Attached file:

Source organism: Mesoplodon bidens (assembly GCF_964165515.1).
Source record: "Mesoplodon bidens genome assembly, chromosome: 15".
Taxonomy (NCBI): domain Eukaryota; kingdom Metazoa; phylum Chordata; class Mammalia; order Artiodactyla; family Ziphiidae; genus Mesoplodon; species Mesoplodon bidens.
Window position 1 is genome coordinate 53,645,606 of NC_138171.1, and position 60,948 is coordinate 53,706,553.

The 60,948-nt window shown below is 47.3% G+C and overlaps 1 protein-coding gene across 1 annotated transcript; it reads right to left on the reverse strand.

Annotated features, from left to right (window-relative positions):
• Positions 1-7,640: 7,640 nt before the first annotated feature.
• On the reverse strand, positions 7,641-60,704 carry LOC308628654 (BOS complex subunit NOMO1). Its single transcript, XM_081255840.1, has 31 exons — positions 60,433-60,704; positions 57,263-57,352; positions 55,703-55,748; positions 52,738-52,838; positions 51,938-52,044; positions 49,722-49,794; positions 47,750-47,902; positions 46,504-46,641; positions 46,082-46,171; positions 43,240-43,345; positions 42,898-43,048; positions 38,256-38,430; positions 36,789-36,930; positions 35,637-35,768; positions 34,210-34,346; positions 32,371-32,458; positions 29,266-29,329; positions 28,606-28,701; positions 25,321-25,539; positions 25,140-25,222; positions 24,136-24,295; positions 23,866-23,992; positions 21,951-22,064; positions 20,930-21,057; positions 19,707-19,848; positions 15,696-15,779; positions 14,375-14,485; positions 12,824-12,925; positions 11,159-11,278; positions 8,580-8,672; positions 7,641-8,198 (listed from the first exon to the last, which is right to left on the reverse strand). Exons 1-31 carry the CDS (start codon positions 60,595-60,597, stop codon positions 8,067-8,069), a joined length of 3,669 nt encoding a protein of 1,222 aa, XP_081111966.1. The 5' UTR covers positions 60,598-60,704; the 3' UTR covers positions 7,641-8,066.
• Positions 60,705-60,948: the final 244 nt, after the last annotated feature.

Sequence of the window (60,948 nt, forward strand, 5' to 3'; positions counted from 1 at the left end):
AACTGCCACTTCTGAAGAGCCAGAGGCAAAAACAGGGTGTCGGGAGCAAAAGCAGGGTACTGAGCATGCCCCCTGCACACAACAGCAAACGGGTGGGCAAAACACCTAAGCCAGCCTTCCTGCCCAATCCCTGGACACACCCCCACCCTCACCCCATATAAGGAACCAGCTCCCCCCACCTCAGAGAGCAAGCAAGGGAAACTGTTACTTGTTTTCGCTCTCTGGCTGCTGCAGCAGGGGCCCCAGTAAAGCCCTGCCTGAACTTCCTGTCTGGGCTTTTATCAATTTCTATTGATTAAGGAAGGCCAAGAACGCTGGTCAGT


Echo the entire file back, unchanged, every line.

Source organism: Mesoplodon bidens (assembly GCF_964165515.1).
Source record: "Mesoplodon bidens genome assembly, chromosome: 15".
Taxonomy (NCBI): domain Eukaryota; kingdom Metazoa; phylum Chordata; class Mammalia; order Artiodactyla; family Ziphiidae; genus Mesoplodon; species Mesoplodon bidens.
Window position 1 is genome coordinate 53,645,606 of NC_138171.1, and position 60,948 is coordinate 53,706,553.

The 60,948-nt window shown below is 47.3% G+C and overlaps 1 protein-coding gene across 1 annotated transcript; it reads right to left on the reverse strand.

Annotated features, from left to right (window-relative positions):
• Positions 1-7,640: 7,640 nt before the first annotated feature.
• On the reverse strand, positions 7,641-60,704 carry LOC308628654 (BOS complex subunit NOMO1). Its single transcript, XM_081255840.1, has 31 exons — positions 60,433-60,704; positions 57,263-57,352; positions 55,703-55,748; positions 52,738-52,838; positions 51,938-52,044; positions 49,722-49,794; positions 47,750-47,902; positions 46,504-46,641; positions 46,082-46,171; positions 43,240-43,345; positions 42,898-43,048; positions 38,256-38,430; positions 36,789-36,930; positions 35,637-35,768; positions 34,210-34,346; positions 32,371-32,458; positions 29,266-29,329; positions 28,606-28,701; positions 25,321-25,539; positions 25,140-25,222; positions 24,136-24,295; positions 23,866-23,992; positions 21,951-22,064; positions 20,930-21,057; positions 19,707-19,848; positions 15,696-15,779; positions 14,375-14,485; positions 12,824-12,925; positions 11,159-11,278; positions 8,580-8,672; positions 7,641-8,198 (listed from the first exon to the last, which is right to left on the reverse strand). Exons 1-31 carry the CDS (start codon positions 60,595-60,597, stop codon positions 8,067-8,069), a joined length of 3,669 nt encoding a protein of 1,222 aa, XP_081111966.1. The 5' UTR covers positions 60,598-60,704; the 3' UTR covers positions 7,641-8,066.
• Positions 60,705-60,948: the final 244 nt, after the last annotated feature.

Sequence of the window (60,948 nt, forward strand, 5' to 3'; positions counted from 1 at the left end):
AACTGCCACTTCTGAAGAGCCAGAGGCAAAAACAGGGTGTCGGGAGCAAAAGCAGGGTACTGAGCATGCCCCCTGCACACAACAGCAAACGGGTGGGCAAAACACCTAAGCCAGCCTTCCTGCCCAATCCCTGGACACACCCCCACCCTCACCCCATATAAGGAACCAGCTCCCCCCACCTCAGAGAGCAAGCAAGGGAAACTGTTACTTGTTTTCGCTCTCTGGCTGCTGCAGCAGGGGCCCCAGTAAAGCCCTGCCTGAACTTCCTGTCTGGGCTTTTATCAATTTCTATTGATTAAGGAAGGCCAAGAACGCTGGTCAGT